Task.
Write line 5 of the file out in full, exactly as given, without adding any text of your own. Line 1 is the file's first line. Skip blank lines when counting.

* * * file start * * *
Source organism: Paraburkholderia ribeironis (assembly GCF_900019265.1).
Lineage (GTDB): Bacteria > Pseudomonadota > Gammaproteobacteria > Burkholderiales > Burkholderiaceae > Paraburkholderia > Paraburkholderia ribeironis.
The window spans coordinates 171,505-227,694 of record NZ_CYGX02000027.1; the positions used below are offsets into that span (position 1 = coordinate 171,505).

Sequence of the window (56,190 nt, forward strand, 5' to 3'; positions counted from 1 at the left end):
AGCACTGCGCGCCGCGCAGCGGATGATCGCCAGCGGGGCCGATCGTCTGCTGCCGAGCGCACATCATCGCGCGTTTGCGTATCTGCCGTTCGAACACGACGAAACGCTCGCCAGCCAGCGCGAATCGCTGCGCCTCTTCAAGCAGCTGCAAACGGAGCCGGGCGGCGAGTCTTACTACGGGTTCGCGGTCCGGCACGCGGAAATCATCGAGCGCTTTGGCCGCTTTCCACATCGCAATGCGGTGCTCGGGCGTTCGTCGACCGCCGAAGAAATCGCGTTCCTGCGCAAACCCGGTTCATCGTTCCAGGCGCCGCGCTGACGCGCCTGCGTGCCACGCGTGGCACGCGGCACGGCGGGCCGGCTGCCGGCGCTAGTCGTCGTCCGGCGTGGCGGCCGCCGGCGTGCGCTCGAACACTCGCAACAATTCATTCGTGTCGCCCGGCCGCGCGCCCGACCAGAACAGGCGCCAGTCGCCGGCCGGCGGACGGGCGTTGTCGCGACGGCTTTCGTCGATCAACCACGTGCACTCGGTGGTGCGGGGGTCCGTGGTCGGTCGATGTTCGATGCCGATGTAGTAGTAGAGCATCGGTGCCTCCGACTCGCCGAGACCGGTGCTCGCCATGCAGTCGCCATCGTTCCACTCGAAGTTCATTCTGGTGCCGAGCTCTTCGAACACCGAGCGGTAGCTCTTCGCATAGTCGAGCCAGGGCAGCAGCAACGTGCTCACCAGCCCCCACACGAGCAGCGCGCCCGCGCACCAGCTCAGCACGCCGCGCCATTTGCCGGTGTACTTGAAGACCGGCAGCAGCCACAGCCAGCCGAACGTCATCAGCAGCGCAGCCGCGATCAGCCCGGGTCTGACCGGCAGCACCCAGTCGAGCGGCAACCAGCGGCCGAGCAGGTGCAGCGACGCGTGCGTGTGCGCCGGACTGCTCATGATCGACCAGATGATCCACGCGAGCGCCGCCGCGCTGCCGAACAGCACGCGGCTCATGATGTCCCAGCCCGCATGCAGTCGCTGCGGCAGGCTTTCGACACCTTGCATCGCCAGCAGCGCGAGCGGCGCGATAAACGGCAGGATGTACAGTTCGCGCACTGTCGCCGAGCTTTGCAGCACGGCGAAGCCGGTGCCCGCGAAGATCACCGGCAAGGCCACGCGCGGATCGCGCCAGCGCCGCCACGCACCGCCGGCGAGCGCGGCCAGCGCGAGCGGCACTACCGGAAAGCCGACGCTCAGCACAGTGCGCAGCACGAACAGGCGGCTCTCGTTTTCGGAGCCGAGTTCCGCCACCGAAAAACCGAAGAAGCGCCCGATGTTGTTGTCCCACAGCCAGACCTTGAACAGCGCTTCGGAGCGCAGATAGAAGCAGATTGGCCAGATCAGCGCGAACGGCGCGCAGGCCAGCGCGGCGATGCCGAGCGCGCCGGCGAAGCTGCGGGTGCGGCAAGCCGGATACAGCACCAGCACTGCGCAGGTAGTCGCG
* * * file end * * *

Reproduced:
AGCACTGCGCGCCGCGCAGCGGATGATCGCCAGCGGGGCCGATCGTCTGCTGCCGAGCGCACATCATCGCGCGTTTGCGTATCTGCCGTTCGAACACGACGAAACGCTCGCCAGCCAGCGCGAATCGCTGCGCCTCTTCAAGCAGCTGCAAACGGAGCCGGGCGGCGAGTCTTACTACGGGTTCGCGGTCCGGCACGCGGAAATCATCGAGCGCTTTGGCCGCTTTCCACATCGCAATGCGGTGCTCGGGCGTTCGTCGACCGCCGAAGAAATCGCGTTCCTGCGCAAACCCGGTTCATCGTTCCAGGCGCCGCGCTGACGCGCCTGCGTGCCACGCGTGGCACGCGGCACGGCGGGCCGGCTGCCGGCGCTAGTCGTCGTCCGGCGTGGCGGCCGCCGGCGTGCGCTCGAACACTCGCAACAATTCATTCGTGTCGCCCGGCCGCGCGCCCGACCAGAACAGGCGCCAGTCGCCGGCCGGCGGACGGGCGTTGTCGCGACGGCTTTCGTCGATCAACCACGTGCACTCGGTGGTGCGGGGGTCCGTGGTCGGTCGATGTTCGATGCCGATGTAGTAGTAGAGCATCGGTGCCTCCGACTCGCCGAGACCGGTGCTCGCCATGCAGTCGCCATCGTTCCACTCGAAGTTCATTCTGGTGCCGAGCTCTTCGAACACCGAGCGGTAGCTCTTCGCATAGTCGAGCCAGGGCAGCAGCAACGTGCTCACCAGCCCCCACACGAGCAGCGCGCCCGCGCACCAGCTCAGCACGCCGCGCCATTTGCCGGTGTACTTGAAGACCGGCAGCAGCCACAGCCAGCCGAACGTCATCAGCAGCGCAGCCGCGATCAGCCCGGGTCTGACCGGCAGCACCCAGTCGAGCGGCAACCAGCGGCCGAGCAGGTGCAGCGACGCGTGCGTGTGCGCCGGACTGCTCATGATCGACCAGATGATCCACGCGAGCGCCGCCGCGCTGCCGAACAGCACGCGGCTCATGATGTCCCAGCCCGCATGCAGTCGCTGCGGCAGGCTTTCGACACCTTGCATCGCCAGCAGCGCGAGCGGCGCGATAAACGGCAGGATGTACAGTTCGCGCACTGTCGCCGAGCTTTGCAGCACGGCGAAGCCGGTGCCCGCGAAGATCACCGGCAAGGCCACGCGCGGATCGCGCCAGCGCCGCCACGCACCGCCGGCGAGCGCGGCCAGCGCGAGCGGCACTACCGGAAAGCCGACGCTCAGCACAGTGCGCAGCACGAACAGGCGGCTCTCGTTTTCGGAGCCGAGTTCCGCCACCGAAAAACCGAAGAAGCGCCCGATGTTGTTGTCCCACAGCCAGACCTTGAACAGCGCTTCGGAGCGCAGATAGAAGCAGATTGGCCAGATCAGCGCGAACGGCGCGCAGGCCAGCGCGGCGATGCCGAGCGCGCCGGCGAAGCTGCGGGTGCGGCAAGCCGGATACAGCACCAGCACTGCGCAGGTAGTCGCG